Recently, I posted about an upcoming documentary promoting the Christian Universalist view of hell, called Hellbound? An interesting piece of news is that, one of the pastors who vocally supported that view was fired by his church (you can see a newspaper clipping of it in the preview, but here’s a news article), Chad Holtz, has since changed his mind on the subject, and has returned, I think, to the traditional view of eternal torment. From his posting “I Repent”
I repent of my past denial of hell or that a person could ever be eternally separated from a holy God. I know now that I had no fear of God. Therefore, I had no knowledge of God (Prov. 1:7). I was a fool with an MDiv. I was wrong.
Marrow’s Chapel United Methodist Church was right to ask me to leave. It was God’s mercy. I am so sorry for the pain I caused them through that entire ordeal last year and I ask their forgiveness. I have wept many tears over the last many months, pleading with God that no one would be lost for my prideful and blind confident assertions (1 Tim. 1:7). Love doesn’t win. God wins. And it is a fearful thing to fall into the hands of a holy, living God (Heb. 10.31). I lost sight of this and God, in His mercy, granted me a chance to repent.
My old blog will be deleted this weekend (and this one was only created for the purpose of this post).
It is a reality that if you don’t agree with the doctrines or politics of the board of elders of a church (who supposedly represent what the church founders and congregants believe), you shouldn’t be up front leading them in a different direction.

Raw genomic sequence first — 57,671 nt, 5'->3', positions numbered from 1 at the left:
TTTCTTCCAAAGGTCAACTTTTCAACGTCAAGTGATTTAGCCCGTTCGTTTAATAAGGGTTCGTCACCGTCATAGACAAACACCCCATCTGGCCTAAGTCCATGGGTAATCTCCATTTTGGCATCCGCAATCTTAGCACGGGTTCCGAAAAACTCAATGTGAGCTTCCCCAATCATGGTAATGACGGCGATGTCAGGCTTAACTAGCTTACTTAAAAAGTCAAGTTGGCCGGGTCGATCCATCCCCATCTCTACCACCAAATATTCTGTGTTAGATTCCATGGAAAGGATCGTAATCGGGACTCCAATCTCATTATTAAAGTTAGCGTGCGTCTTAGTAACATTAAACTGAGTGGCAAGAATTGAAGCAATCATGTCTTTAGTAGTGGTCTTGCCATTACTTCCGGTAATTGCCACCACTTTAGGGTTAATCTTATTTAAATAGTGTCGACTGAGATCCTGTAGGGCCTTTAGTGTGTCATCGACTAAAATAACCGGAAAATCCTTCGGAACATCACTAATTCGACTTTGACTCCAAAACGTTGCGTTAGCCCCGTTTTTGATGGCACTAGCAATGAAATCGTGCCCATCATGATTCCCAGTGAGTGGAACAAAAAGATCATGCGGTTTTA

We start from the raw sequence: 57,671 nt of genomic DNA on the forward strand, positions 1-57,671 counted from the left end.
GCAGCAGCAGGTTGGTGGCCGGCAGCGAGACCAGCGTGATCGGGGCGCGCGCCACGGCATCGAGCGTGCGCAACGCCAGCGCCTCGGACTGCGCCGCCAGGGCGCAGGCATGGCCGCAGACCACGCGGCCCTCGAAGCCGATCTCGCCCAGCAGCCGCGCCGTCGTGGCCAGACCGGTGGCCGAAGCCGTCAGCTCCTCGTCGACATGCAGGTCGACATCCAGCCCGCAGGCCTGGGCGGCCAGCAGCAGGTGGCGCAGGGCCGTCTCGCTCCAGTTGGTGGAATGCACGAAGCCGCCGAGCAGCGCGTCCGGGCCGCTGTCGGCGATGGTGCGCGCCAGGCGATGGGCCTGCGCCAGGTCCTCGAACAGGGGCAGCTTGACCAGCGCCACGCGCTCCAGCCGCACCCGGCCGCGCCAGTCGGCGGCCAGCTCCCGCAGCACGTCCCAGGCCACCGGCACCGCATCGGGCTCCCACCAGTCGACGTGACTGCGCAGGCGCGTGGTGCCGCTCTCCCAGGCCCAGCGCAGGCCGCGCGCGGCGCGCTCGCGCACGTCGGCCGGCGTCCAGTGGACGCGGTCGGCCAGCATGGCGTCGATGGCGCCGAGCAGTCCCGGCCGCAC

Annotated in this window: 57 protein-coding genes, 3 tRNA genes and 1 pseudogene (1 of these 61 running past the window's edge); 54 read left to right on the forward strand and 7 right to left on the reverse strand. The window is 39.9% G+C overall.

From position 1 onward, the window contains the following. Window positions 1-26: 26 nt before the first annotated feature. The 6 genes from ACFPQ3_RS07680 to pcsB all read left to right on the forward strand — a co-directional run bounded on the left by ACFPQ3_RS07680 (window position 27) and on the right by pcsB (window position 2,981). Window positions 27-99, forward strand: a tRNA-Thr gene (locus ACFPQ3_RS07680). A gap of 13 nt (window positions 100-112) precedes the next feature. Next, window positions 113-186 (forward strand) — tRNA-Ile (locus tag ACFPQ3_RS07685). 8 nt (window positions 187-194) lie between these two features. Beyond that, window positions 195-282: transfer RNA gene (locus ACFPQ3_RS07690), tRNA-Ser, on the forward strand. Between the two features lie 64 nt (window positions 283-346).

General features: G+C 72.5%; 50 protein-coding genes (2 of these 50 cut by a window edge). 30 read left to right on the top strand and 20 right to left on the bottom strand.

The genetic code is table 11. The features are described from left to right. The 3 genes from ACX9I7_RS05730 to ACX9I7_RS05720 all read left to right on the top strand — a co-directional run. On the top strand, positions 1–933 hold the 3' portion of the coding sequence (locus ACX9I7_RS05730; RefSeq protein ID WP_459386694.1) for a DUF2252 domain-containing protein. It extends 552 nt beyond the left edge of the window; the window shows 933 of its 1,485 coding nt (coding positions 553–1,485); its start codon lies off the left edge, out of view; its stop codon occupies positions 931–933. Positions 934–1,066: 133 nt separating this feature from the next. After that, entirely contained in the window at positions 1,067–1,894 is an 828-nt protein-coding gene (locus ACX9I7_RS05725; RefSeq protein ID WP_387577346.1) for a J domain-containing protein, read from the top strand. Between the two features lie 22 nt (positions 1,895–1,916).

But instead of finding a new church, he dropped out, hit the bottom, and his addictions, including porno and extramarital affairs consumed his life and marriage.
I realize now that much if not all of what I did in the past was from a place of pride. A love of self more than God and a desire to build my own kingdom (blog readers, facebook friends, amens) rather than God’s Kingdom. God resists the proud, and I was most certainly being resisted….
My addiction and adultery all took place while serving as a pastor and going through seminary. I knew a lot about God but did not know God. I had no fear of God, denying that such a loving God could ever send a soul to hell. But if there was ever a person to whom our Lord would say, “Depart from me, I never knew you,” it was most surely I.
My first observation is, it is too bad that he did not consider the Conditionalist view – he may not have had to repent of error.
Second, it is too bad the high profile people often have messed up inner lives, probably because they became high profile at the expense of really growing into spiritual people with healthy marriages along the way. Keeps me wary of notoriety and focused on becoming a better person rather than a more well known one.